Verbs are important on a resume because they show what you do. This is a chance to pack a punch into a tiny amount of space. Instead of saying that you “worked on” a project, show how you worked on it. Did you “facilitate” a group? Did you “lead” that work? Whenever possible, pick one-word verbs over multiple-word phrases and choose the more specific verb over the more general.
A typo can be the difference between making it to the interview round or having your resume seen by no one but the inside of a recycling bin. Get out your red pen (or, better yet, let someone else take out a red pen for you) and ruthlessly proofread. One good proofreading tip is to read backward so that your mind is focused on the specific wording of each line rather than the document as a whole.
Consider Your Audience
Your resume will vary a lot depending on the position you’re applying for and the industry. Make sure that you take these details into consideration as you craft your document. The order of your sections, which positions you highlight, and even things like font choice can change based on the audience.
Put the most important things in the top third of the page. Don’t save the best for last. Consider that your resume may not even be read in its entirety before the recipient makes a decision about whether you will be moving on for consideration. Make sure they see the best you have to offer right away.
Format for Skimmers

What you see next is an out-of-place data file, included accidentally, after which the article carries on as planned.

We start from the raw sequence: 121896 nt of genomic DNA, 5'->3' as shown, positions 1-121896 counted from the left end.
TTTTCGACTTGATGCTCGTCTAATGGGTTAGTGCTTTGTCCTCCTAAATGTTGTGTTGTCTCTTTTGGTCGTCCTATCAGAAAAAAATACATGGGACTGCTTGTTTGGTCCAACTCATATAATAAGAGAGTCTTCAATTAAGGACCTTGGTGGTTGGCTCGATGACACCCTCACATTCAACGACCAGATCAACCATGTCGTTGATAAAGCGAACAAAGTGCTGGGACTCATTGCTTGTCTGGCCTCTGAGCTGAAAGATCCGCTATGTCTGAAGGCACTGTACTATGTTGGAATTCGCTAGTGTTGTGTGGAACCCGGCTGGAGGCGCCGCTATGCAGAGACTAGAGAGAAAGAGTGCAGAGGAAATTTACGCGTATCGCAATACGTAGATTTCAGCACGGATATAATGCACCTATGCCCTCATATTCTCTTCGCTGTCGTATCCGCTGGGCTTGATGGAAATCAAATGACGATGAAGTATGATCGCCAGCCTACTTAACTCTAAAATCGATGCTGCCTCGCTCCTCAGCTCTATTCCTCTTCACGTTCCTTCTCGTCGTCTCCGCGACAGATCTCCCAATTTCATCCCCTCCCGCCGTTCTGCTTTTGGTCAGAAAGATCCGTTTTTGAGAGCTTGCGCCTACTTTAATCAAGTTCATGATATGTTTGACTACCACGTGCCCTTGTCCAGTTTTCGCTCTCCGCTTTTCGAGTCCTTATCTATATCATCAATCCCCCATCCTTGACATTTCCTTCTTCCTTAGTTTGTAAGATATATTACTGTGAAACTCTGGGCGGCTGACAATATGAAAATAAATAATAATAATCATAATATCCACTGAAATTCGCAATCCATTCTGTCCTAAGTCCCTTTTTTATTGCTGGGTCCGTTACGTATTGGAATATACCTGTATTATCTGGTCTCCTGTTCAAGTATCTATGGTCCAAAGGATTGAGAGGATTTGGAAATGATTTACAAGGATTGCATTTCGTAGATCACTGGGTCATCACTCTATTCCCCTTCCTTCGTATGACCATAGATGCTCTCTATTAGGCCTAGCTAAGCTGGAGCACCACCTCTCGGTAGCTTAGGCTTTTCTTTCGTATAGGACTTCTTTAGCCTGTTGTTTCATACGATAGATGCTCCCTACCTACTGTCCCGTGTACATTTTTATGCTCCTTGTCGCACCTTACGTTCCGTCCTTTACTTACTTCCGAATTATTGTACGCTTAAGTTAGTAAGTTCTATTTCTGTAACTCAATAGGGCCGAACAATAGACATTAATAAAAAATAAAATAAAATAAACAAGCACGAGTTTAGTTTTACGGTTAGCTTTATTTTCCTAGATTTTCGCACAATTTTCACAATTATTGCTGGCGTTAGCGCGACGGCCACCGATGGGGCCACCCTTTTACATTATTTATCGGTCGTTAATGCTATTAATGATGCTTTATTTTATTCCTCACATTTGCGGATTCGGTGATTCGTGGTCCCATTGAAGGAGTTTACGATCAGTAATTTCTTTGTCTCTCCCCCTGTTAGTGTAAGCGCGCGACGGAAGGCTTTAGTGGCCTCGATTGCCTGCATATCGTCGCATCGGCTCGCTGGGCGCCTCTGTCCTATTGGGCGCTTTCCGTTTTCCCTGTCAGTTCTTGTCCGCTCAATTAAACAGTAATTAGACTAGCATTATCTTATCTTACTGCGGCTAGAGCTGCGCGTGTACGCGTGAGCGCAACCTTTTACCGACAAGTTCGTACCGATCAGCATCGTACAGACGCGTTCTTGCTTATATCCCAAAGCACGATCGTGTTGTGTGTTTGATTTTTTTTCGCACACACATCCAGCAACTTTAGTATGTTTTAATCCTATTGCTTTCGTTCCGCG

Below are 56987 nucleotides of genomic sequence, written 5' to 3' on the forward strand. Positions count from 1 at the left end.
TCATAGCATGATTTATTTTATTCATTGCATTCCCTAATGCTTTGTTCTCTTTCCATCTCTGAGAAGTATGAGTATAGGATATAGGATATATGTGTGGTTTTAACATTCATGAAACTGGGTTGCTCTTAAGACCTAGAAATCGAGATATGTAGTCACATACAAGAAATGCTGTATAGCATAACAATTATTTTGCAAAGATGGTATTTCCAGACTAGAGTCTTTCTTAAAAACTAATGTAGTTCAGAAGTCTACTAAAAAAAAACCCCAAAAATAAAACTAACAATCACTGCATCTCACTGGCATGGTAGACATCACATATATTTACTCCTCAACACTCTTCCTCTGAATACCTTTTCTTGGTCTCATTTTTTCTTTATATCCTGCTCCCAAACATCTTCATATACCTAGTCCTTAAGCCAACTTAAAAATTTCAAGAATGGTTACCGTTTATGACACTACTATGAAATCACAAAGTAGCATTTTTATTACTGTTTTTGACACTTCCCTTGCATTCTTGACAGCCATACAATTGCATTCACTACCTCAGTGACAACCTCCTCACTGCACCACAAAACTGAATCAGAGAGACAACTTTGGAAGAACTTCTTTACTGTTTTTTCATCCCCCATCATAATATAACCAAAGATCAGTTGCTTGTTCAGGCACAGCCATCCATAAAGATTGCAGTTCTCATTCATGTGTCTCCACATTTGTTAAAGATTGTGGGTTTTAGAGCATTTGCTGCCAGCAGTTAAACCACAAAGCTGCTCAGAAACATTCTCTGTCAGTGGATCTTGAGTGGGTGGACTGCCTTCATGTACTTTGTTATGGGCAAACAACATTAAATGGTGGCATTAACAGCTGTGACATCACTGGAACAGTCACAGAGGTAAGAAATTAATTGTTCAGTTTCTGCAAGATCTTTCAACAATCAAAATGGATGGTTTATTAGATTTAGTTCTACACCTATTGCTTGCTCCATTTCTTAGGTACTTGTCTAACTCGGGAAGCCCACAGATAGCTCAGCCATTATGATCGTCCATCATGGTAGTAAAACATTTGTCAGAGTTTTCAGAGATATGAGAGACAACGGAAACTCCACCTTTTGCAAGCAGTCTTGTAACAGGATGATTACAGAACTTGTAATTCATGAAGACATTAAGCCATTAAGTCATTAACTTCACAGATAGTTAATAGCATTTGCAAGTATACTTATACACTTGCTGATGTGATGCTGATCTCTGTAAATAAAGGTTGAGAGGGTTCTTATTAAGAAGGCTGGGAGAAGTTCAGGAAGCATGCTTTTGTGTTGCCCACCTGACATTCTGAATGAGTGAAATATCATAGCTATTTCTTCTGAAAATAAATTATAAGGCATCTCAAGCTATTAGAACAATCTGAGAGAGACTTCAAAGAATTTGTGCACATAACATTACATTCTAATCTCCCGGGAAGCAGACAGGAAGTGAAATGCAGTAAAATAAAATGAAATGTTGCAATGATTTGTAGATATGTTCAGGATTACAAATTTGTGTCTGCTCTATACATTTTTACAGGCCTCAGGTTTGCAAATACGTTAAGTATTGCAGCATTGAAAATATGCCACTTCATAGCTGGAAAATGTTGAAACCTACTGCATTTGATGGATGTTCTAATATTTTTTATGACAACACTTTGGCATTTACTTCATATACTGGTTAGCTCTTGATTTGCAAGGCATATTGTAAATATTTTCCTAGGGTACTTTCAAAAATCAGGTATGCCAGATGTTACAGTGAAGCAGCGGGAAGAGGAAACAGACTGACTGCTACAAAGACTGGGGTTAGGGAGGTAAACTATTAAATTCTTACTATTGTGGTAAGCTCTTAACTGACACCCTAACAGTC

Use formatting choices that make your resume easy to skim. Of course, you want your reviewers to spend as much time carefully reading it as you spent carefully writing it, but that’s usually not the reality. Using bold font, clear headings, and bullet points all help the eye skim the page quickly while getting main ideas. Keep this in mind as you polish the final draft.
A lot of what reviewers are looking for can be difficult to demonstrate. After all, you’re trying to illustrate years of experience on a single sheet of paper. You’re trying to let words on a page capture your personality, your drive, your intelligence, and your abilities. No piece of paper is ever going to fully demonstrate who you are, but there are some tools you can use to help it do more.
Buzzuzz offers a feature specifically for resume building. Employees receive ongoing anonymized updates on their performance via peer review. Thanks to Buzzuzz’s clear and easy-to-use interface, this feedback is distilled into categories that matter to employers. Employees receive a rating in categories like professionalism, helpfulness, friendliness, and productivity. They can then share these ratings via a private link on their resume. This allows potential employers to have a verifiable measure of your performance in hard-to-capture areas of expertise that matter. While it can be difficult to demonstrate how friendly you are on a piece of paper, your Buzzuzz ratings can do the work for you, letting you take advantage of all of the skills you’ve worked so hard to earn.
Resume-building can be a daunting process, but it doesn’t have to be overwhelming. Take it one step at a time and remember that every update to your resume is a chance to reflect on the kind of employee you want to be.